Which is better? PCM or Microsoft ADPCM ?
Well, that all depends on your processor speed and memory, and what kind of audio quality you deem important, among other things! Here is the “whole truth” concerning both!
PCM (which stands for “Pulse Code Modulation”) is GENERALLY SPEAKING the same as 16-bit “CD” audio (as most people use it, though it is available in 8-bit format as well – see below), and it is the standard, having no compression at all – every snapshot, from silence to the loudest waveform burst, is represented by a full 16-bit “word”. It will exhibit the highest audio-portion file size. It records audio into the .wav format into a linear stream of samples.
“Because these must be stored as finite-precision digital numbers, the data is truncated to either 16-bit PCM or 8-bit PCM, commonly called 8- and 16-bit samples. 16-bit data has more resolution, so the digital waveform sounds better. 8-bit PCM has less resolution, causing audible hiss in the waveform. It also requires less disk space. ” – from Microsoft: http://support.microsoft.com/kb/89879
Microsoft ADPCM (which stands for “Adaptive Delta Pulse Code Modulation” – a mouthful!) allows other bit depths and sample rates to be selected, and uses only 4 bits per sample (audio snapshot), but can move these 4 bits around to represent differing volume levels (the delta part moves the “sector” being represented by the 4 bits up and down as a range of volume levels being represented). The fewer the number of bits, the less information. The lower the sample rate, the fewer “snapshots” per second are taken of the audio, and so the less information again. You pick what combination sounds acceptable. However,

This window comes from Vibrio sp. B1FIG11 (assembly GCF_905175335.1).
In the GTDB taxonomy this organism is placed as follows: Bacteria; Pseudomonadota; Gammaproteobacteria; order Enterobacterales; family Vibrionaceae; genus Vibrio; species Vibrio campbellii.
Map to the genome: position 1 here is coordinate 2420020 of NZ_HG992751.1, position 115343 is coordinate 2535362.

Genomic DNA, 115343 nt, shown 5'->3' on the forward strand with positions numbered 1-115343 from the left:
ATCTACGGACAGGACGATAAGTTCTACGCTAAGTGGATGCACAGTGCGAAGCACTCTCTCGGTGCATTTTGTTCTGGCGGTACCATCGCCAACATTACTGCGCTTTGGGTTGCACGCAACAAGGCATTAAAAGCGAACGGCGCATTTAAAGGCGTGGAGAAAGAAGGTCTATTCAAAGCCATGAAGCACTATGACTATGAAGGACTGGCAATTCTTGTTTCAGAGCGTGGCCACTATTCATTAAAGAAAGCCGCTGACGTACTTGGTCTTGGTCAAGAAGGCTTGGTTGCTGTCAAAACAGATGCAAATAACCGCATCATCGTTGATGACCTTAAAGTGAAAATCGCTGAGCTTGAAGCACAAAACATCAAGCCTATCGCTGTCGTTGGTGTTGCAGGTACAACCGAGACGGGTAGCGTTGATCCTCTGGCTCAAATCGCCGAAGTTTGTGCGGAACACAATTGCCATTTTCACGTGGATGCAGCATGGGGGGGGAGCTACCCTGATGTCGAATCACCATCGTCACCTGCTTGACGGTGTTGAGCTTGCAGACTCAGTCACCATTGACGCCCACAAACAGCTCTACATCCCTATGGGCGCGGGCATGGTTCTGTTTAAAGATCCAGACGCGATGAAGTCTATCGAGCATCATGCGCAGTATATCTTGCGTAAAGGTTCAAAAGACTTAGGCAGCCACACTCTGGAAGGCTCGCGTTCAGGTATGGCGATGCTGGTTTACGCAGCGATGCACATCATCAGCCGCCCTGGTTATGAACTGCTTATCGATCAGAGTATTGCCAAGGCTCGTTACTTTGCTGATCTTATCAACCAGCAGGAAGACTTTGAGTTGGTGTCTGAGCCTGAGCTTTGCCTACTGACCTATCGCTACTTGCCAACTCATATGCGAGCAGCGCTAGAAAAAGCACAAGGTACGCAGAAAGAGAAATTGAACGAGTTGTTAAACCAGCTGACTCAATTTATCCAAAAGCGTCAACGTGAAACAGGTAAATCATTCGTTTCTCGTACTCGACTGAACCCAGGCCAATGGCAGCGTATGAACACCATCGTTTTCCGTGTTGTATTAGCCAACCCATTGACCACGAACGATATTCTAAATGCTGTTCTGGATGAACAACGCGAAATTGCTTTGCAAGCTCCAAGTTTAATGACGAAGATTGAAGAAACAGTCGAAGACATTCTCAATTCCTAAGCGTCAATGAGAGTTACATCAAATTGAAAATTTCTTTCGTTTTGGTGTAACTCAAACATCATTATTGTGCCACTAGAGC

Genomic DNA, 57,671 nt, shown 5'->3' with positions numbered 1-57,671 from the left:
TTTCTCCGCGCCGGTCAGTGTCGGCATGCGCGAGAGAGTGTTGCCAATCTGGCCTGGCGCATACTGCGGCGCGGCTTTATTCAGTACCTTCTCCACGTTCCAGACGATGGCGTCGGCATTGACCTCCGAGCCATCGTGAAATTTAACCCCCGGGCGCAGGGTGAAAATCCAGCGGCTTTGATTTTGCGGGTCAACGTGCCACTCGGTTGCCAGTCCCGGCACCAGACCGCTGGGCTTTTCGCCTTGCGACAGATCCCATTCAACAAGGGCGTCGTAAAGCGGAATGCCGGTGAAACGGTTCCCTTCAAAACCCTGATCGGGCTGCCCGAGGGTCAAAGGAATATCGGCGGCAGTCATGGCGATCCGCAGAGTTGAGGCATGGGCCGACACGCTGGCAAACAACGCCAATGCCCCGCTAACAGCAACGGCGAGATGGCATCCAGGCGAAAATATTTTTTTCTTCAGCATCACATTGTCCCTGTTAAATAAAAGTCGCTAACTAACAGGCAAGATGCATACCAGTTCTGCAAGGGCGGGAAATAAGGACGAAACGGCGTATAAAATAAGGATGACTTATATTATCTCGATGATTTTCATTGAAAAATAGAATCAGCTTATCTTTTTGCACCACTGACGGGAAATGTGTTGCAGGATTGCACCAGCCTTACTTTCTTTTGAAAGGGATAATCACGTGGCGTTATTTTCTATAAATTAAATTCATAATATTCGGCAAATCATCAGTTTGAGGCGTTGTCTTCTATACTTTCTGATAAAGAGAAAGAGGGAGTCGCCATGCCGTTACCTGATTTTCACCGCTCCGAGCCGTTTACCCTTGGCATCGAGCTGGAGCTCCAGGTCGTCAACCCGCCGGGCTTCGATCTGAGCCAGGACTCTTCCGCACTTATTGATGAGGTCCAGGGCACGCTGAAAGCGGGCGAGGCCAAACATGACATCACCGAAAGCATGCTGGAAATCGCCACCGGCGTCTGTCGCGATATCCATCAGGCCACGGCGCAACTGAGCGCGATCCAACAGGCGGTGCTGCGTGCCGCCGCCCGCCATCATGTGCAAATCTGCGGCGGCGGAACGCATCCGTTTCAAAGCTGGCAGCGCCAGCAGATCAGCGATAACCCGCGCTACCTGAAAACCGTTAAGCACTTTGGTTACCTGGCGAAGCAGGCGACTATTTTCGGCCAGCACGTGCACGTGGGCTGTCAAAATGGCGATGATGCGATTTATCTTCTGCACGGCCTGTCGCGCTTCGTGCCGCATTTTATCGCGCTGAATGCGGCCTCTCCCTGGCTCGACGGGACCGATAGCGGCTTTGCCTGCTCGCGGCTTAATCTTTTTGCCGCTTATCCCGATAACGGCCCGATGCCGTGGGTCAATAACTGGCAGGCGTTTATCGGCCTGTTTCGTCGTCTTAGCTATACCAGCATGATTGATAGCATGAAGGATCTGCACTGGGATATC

“Because the Windows Sound System hardware only understands 8/16-bit PCM, the computer must compress and decompress the ADPCM into/from PCM, which requires CPU time.” – from Microsoft: http://support.microsoft.com/kb/89879 So, if being done “on the fly” as you record, it will slow down your computer. That said, a more powerful CPU may be able to handle this load without causing any lagging of the audio vs. video at all. (Also from the Microsoft site: “ADPCM stores the value differences between two adjacent PCM samples and makes some assumptions that allow data reduction. Because of these assumptions, low frequencies are properly reproduced, but any high frequencies tend to get distorted. The distortion is easily audible in 11 kHz ADPCM files, but becomes more difficult to discern with higher sampling rates, and is virtually impossible to recognize with 44 kHz ADPCM files.”)
If using CamStudio to record videos, I generally always use the “Use MCI for Recording” checkbox being selected (which records using the system’s native PCM method); I live with the large, 16-bit audio file produced, and use VirtualDub ( http://virtualdub.sourceforge.net/ ) to compress the audio after making my video before I upload it to YouTube. (Have Video set to “Direct Copy Mode” and Audio set to “Full Processing”, then pick your compression – I use LAME, which is a free download: http://www.free-codecs.com/download/lame_acm_codec.htm ).